:url => "https://"+username+":"+accessToken+"@"+gridUrl,
                                         :desired_capabilities => capabilities)

       @my_driver = Selenium::WebDriver.for :firefox
       @url = "https://ecommerce-playground.lambdatest.io/"

       @my_driver.get(@url)

       # Set an implicit wait time
       @my_driver.manage.timeouts.implicit_wait = 30

       # Set the explicit wait time for a maximum wait of 60 seconds
       @wait = Selenium::WebDriver::Wait.new(:timeout => 60)

     end

     def test_search_functionality_should_yield_results

       assert_equal(@my_driver.title, "Your Store")

       search_box = @my_driver.find_element(:name, "search")

       search_box.clear
       search_box.send_keys("phone")
       search_box.submit
       sleep(5)

       # Call the explicit wait time - Here, the waiting time will be set to 60s and not the 30s.
       search_title = @wait.until { @my_driver.find_element(:xpath, '//*[@id="entry_212456"]/h1') }

       # Second test assertion - title has loaded
       assert_equal("Search - phone", search_title.text)
     end

     def teardown
       @my_driver.quit
     end

    end
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Code Walkthrough:

In the explicit wait code, we use the defined, explicit function on our Selenium methods.

We set our explicit function as a variable called @wait — which we call later in our test, as shown below.

Fluent Waits in Selenium Ruby

Fluent waits support an exponential wait time where the wait time is a function of the wait function. The exponential waiting allows for more control over how long to wait for elements — for example, in an eCommerce site, you may wish to test that an element can appear before being clicked before you proceed.

The fluent wait will allow you to check frequently after a specified amount of time before increasing the wait time.

Syntax (Fluent Wait):

    @fluent_wait.until { @my_driver.find_element(:name, "search-box-doesnt-exist")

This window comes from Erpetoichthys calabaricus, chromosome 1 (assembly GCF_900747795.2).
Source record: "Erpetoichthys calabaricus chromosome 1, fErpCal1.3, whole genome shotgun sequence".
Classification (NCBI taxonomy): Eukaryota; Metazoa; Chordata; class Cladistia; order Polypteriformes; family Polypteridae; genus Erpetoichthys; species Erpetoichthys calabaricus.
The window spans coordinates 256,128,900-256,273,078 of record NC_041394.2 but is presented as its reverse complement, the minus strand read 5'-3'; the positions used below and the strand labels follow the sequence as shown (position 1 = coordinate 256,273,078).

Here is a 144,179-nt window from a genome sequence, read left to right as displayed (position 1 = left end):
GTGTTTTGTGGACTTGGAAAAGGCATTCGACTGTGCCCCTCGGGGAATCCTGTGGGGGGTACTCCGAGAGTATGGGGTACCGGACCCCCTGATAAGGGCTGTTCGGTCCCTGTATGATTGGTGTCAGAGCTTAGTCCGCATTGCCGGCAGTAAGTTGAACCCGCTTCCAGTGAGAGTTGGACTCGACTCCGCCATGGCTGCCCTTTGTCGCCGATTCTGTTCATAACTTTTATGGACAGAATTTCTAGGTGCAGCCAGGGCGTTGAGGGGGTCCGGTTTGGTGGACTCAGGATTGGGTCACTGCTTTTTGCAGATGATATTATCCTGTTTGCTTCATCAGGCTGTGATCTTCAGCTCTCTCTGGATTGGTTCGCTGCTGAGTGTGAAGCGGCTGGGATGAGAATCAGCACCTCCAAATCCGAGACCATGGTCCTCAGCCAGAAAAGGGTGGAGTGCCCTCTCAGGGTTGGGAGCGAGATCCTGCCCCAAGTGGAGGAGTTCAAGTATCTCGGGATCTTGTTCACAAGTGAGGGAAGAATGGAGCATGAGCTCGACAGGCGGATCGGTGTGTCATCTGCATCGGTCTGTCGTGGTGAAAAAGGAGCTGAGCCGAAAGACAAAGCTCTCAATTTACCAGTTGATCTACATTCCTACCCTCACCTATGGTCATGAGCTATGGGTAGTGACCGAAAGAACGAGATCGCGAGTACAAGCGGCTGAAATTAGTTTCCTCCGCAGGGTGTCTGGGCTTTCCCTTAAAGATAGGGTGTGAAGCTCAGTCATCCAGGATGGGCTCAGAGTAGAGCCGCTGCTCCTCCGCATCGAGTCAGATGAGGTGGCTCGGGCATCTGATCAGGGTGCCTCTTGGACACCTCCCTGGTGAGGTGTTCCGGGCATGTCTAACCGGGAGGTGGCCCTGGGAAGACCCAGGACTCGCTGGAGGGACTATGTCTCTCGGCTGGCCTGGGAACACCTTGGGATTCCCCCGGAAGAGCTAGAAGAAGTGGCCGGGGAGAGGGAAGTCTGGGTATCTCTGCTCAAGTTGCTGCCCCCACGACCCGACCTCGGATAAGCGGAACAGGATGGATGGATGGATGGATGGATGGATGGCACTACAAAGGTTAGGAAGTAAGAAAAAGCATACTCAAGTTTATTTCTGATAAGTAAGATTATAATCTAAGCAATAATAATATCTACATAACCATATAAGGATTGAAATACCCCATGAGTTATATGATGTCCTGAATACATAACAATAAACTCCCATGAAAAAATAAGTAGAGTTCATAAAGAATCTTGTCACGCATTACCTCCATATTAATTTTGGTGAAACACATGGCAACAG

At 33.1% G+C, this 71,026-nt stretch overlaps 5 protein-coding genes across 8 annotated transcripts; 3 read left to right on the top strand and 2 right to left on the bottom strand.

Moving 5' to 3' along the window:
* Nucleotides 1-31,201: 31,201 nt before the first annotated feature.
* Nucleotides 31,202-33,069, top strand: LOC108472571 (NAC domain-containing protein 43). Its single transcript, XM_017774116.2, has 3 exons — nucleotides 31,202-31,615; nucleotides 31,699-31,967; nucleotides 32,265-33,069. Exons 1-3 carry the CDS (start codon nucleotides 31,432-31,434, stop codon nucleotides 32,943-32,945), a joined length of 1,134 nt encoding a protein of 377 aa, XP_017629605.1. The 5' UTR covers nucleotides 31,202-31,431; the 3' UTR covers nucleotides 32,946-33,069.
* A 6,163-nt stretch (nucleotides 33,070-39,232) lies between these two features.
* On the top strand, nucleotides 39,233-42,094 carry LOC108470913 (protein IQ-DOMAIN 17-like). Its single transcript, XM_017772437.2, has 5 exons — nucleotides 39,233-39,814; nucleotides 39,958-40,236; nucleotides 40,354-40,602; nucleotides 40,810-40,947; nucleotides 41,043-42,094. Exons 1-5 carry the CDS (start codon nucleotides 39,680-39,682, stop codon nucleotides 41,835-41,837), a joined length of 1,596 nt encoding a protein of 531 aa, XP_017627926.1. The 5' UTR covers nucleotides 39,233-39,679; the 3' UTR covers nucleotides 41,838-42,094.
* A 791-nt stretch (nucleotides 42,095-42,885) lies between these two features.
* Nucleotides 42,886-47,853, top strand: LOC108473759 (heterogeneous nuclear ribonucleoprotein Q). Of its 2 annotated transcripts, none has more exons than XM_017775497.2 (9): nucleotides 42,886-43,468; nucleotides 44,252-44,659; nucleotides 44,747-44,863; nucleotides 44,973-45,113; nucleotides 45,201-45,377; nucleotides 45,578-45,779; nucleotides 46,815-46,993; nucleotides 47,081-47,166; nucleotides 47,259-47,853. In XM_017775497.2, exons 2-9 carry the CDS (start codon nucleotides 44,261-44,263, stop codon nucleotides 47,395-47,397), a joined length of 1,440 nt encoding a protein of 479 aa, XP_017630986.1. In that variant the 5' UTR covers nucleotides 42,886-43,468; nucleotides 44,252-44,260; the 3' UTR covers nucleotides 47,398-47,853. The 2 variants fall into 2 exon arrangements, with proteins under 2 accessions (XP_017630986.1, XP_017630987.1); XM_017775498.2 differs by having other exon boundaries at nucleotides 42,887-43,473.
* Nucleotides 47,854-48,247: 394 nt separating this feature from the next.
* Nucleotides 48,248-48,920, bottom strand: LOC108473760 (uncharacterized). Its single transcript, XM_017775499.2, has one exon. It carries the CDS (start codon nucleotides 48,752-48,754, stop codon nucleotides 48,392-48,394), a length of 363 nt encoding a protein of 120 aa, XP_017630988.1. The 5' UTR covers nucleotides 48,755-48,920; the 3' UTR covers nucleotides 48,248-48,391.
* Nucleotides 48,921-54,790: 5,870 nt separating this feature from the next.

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Demonstration: Fluent Waits in Selenium Ruby

    require 'selenium-webdriver'
    require 'test-unit'

    class EcommerceTests < Test::Unit::TestCase
     def setup
       username= "{LAMBDATEST_USERNAME}"
       accessToken= "{LAMBDATEST_ACCESS_KEY}"
       gridUrl = "hub.lambdatest.com/wd/hub"

       capabilities = {
         'LT:Options' => {
           "user" => username,
           "accessKey" => accessToken,
           "build" => "Ecommerce Wait Test v.1",
           "name" => "Ecommerce Wait Tests",
           "platformName" => "Windows 11"
         },
         "browserName" => "Firefox",
         "browserVersion" => "100.0",
       }


       @my_driver = Selenium::WebDriver.for(:remote,
                                         :url => "https://"+username+":"+accessToken+"@"+gridUrl,
                                         :desired_capabilities => capabilities)

       # @my_driver = Selenium::WebDriver.for :firefox
       @url = "https://ecommerce-playground.lambdatest.io/"

       @my_driver.get(@url)

       # We define the exception we expect
       exception = Selenium::WebDriver::Error::NoSuchElementError

       # Set a fluent wait time for a maximum wait of 45 seconds  - for use later in the tests
       # Here, the error NoSuchElementError is expected to be thrown, but we don't want to fail the test if it does, so we use the rescue block
       @fluent_wait = Selenium::WebDriver::Wait.new(timeout: 45, interval: 5, message: 'Timed out after 45 secs', ignore: exception)

     end

     def test_search_functionality_with_fluent_wait

       assert_equal(@my_driver.title, "Your Store")

       # Here we call an element that does not exist and check that the fluent wait works as expected, we
       # ignore the NoSuchElementError exception and rescue the TimeOutError exception to proceed with the test
       begin
         @fluent_wait.until { @my_driver.find_element(:name, "search-box-doesnt-exist") }
       rescue Selenium::WebDriver::Error::TimeoutError
         puts "Element not found"
       end

     end

     def teardown
       @my_driver.quit
     end

    end
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Code Walkthrough:

Let’s have a look at the fluent wait code walkthrough above, what just happened you might ask.

Now that we know what the setup does from examples of implicit and explicit waits in previous sections, we will concentrate more on the test itself.

We define the name of our exception that we intend to ignore in case of the fluent wait times out. This is a NoSuchElementError, which is the exception Selenium throws when an element is not found on the DOM.

You will notice at the setup on line 39 we defined our fluent wait method and then declared our fluent wait method using the interval parameter of 5 seconds. This means that the fluent wait will wait for 5 seconds and then perform a check if the element is available.

Thus before the test fails, the script will have tried to check for the element 9 times since our timeout is 45 seconds. We will confirm this from our test results below.